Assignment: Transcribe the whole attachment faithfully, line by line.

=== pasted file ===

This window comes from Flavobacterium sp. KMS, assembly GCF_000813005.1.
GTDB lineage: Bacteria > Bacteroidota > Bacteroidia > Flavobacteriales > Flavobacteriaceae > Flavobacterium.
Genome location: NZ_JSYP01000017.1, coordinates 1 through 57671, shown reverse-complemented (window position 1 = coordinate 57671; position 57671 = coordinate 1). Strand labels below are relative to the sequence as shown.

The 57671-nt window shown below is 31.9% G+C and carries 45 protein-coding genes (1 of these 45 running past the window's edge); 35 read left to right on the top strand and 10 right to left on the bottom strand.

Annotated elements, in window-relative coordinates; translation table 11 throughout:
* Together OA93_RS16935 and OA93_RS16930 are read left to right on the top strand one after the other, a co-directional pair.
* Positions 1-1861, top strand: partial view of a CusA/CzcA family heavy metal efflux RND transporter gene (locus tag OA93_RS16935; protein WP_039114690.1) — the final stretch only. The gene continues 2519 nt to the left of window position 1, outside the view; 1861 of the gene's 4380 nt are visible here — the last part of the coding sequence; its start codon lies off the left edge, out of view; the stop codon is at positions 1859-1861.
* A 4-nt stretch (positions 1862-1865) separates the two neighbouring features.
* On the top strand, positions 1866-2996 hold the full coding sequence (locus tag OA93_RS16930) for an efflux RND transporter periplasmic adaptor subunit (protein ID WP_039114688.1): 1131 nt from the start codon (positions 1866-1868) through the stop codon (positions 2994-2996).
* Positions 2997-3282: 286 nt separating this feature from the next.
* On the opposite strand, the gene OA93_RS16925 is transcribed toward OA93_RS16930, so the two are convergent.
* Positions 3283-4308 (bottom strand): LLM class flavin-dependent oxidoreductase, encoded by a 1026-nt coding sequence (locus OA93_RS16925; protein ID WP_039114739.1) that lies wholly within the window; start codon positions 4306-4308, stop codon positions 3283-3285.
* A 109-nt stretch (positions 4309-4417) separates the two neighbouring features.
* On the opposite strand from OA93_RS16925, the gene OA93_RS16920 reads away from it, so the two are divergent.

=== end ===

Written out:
This window comes from Flavobacterium sp. KMS, assembly GCF_000813005.1.
GTDB lineage: Bacteria > Bacteroidota > Bacteroidia > Flavobacteriales > Flavobacteriaceae > Flavobacterium.
Genome location: NZ_JSYP01000017.1, coordinates 1 through 57671, shown reverse-complemented (window position 1 = coordinate 57671; position 57671 = coordinate 1). Strand labels below are relative to the sequence as shown.

The 57671-nt window shown below is 31.9% G+C and carries 45 protein-coding genes (1 of these 45 running past the window's edge); 35 read left to right on the top strand and 10 right to left on the bottom strand.

Annotated elements, in window-relative coordinates; translation table 11 throughout:
* Together OA93_RS16935 and OA93_RS16930 are read left to right on the top strand one after the other, a co-directional pair.
* Positions 1-1861, top strand: partial view of a CusA/CzcA family heavy metal efflux RND transporter gene (locus tag OA93_RS16935; protein WP_039114690.1) — the final stretch only. The gene continues 2519 nt to the left of window position 1, outside the view; 1861 of the gene's 4380 nt are visible here — the last part of the coding sequence; its start codon lies off the left edge, out of view; the stop codon is at positions 1859-1861.
* A 4-nt stretch (positions 1862-1865) separates the two neighbouring features.
* On the top strand, positions 1866-2996 hold the full coding sequence (locus tag OA93_RS16930) for an efflux RND transporter periplasmic adaptor subunit (protein ID WP_039114688.1): 1131 nt from the start codon (positions 1866-1868) through the stop codon (positions 2994-2996).
* Positions 2997-3282: 286 nt separating this feature from the next.
* On the opposite strand, the gene OA93_RS16925 is transcribed toward OA93_RS16930, so the two are convergent.
* Positions 3283-4308 (bottom strand): LLM class flavin-dependent oxidoreductase, encoded by a 1026-nt coding sequence (locus OA93_RS16925; protein ID WP_039114739.1) that lies wholly within the window; start codon positions 4306-4308, stop codon positions 3283-3285.
* A 109-nt stretch (positions 4309-4417) separates the two neighbouring features.
* On the opposite strand from OA93_RS16925, the gene OA93_RS16920 reads away from it, so the two are divergent.